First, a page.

THE NATURE AND FOUNDATIONS OF ELOQUENCE. CHAP. I. Eloquence in the largest Acceptance defined, its more general Forms
exhibited, with their different Objects, Ends, and Characters ............ 23 CHAP. II. Of Wit, Humour, and Ridicule
30 SECT. I. Of Wit...............
ib. SECT. II. Of Humour
37 SECT. III. Of Ridicule...
42 CHAP. III. The Doctrine of the preceding Chapter defended
49 Sect. I. Aristotle's Account of the Ridiculous explained ................ ib. SECT. II. Hobbes's Account of Laughter examined
50 CHAP. IV. Of the Relation which Eloquence bears to Logic and to Grammar.. 54 CHAP. V. Of the different Sources of Evidence, and the different Subjects to which they are respectively adapted
57 SECT. I. Of Intuitive Evidence..
ib Part I. Mathematical Axioins
ib Part II. Consciousness .......................
59 Part III. Common Sense.
60 SECT. II. Of Deductive Evidence...
65 Part I. Division of the Subject into Scientific and Moral, with the principal Distinctions between them ...
ib. Part II. The Nature and Origin of Experience..
69 Part III. The Subdivisions of Moral Reasoning
70 1. Experience
72 2. Analogy
75 3. Testimony
76 4. Calculations of Chances
78 Part IV. The Superiority of Scientific Evidence re-examined............. 80 CHAP. VI. Of the Nature and Use of the sehulastic Art of Syllogizing:
83 CHAP. VII. Of the Consideration which the Speaker ought to have of the Hearers as Men in general....
93 SECT. I. As endowed with Understanding.
95 Sect. II. As endowed with Imagination.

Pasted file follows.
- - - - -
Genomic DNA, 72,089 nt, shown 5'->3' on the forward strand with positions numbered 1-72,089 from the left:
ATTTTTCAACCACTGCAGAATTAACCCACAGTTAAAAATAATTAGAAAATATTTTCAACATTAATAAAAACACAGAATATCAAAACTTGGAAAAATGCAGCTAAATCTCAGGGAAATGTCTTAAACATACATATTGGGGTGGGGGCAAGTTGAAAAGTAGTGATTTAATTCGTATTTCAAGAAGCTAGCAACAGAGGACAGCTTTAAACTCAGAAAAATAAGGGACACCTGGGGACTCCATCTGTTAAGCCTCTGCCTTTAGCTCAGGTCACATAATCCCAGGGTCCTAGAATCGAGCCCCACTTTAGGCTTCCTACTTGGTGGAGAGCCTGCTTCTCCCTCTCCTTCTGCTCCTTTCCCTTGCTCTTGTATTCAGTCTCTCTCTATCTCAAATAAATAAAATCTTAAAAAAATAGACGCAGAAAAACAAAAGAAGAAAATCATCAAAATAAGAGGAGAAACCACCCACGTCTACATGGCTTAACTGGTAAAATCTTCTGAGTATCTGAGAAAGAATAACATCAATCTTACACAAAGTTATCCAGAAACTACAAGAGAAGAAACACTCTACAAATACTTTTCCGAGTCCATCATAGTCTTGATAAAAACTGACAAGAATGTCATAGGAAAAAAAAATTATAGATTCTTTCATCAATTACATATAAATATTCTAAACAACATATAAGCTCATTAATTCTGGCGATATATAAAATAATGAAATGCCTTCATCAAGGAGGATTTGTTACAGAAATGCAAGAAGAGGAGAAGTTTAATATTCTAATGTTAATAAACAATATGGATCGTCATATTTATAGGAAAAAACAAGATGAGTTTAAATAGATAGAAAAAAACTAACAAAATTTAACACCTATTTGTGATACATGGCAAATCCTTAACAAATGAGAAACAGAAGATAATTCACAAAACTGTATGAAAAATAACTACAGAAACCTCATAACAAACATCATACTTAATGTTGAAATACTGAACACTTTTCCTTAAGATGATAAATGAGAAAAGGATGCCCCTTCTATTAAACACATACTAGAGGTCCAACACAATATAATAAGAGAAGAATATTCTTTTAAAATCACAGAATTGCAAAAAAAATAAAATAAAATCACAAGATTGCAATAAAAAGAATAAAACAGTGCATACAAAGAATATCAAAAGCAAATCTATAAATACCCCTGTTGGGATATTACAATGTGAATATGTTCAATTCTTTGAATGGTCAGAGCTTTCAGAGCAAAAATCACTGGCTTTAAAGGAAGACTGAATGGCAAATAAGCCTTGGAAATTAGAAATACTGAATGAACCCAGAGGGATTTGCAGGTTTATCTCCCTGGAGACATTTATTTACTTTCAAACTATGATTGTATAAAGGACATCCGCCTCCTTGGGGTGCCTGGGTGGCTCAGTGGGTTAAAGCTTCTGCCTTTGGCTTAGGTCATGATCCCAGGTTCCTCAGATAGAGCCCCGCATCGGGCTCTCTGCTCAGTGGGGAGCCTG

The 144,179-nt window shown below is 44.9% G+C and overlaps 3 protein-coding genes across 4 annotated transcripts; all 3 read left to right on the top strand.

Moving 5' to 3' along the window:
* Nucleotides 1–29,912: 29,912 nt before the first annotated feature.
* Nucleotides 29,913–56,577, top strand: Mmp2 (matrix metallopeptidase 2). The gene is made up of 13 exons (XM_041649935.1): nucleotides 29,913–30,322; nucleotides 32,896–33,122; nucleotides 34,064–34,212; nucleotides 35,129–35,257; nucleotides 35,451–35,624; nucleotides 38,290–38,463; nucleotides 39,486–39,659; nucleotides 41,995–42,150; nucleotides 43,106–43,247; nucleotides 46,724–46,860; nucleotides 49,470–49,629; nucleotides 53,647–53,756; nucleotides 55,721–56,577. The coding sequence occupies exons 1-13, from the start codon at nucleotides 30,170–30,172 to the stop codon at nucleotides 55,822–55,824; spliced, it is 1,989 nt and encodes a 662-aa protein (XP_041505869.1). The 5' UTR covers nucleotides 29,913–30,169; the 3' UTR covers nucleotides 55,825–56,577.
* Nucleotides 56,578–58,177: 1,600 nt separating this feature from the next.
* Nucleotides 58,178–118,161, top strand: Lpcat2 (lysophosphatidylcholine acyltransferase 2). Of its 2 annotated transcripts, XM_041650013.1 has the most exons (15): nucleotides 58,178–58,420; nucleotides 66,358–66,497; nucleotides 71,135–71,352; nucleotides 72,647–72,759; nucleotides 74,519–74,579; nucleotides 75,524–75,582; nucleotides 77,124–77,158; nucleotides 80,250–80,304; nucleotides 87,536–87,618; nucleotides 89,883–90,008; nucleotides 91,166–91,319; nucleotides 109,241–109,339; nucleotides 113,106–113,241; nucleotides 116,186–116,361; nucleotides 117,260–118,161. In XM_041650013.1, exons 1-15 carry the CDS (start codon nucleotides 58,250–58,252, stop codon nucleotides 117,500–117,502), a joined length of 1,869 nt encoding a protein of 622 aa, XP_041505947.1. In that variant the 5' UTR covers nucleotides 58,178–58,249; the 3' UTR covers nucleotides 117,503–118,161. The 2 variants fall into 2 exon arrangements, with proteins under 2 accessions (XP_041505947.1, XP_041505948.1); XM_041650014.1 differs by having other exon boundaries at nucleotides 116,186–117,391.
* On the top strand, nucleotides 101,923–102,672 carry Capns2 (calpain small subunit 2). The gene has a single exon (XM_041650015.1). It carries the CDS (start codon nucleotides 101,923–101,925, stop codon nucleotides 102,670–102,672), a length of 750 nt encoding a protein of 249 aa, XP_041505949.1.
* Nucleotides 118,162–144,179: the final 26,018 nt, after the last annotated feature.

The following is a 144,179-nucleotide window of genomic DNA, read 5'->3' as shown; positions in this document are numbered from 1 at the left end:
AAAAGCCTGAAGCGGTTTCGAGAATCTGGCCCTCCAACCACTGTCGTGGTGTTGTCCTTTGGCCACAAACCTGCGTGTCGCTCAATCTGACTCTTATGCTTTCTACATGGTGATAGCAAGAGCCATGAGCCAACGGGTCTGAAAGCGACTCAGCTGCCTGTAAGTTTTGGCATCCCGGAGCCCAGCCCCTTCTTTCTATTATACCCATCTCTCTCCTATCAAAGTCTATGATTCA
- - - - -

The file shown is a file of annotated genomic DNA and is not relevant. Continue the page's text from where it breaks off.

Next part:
ib. SECT. III. As endowed with Memory
97 SECT. IV. As endowed with Passions
99 SECT. V. The Circumstances that are chiefly instrumental in operating on
the Passions ...
109 Part V. Connexion of Place..
110 Part VI. Relation to the Persons concerned...
111 Part VII. Interest in the Consequences. .
ib. Sect. VI. Other Passions, as well as Moral Sentiments, useful Auxiliaries... 112 SECT. VII. How an unfavourable Passion must be calmed....
115 CHAP. VIII. Of the Consideration which the Speaker ought to have of the Hear
ers as such Men in particular CHAP. IX. Of the Consideration which the Speaker ought to have of himself. 118 CHAP. X. The different kinds of public Speaking in use among the Moderns,
compared with a view to their different Advantages in respect of Eloquence 121 SECT. I. In regard to the Speaker..
ib. SECT. II. In regard to the Persons addressed
121 Sect. III. In regard to the Subject SECT. IV. In regard to the Occasion......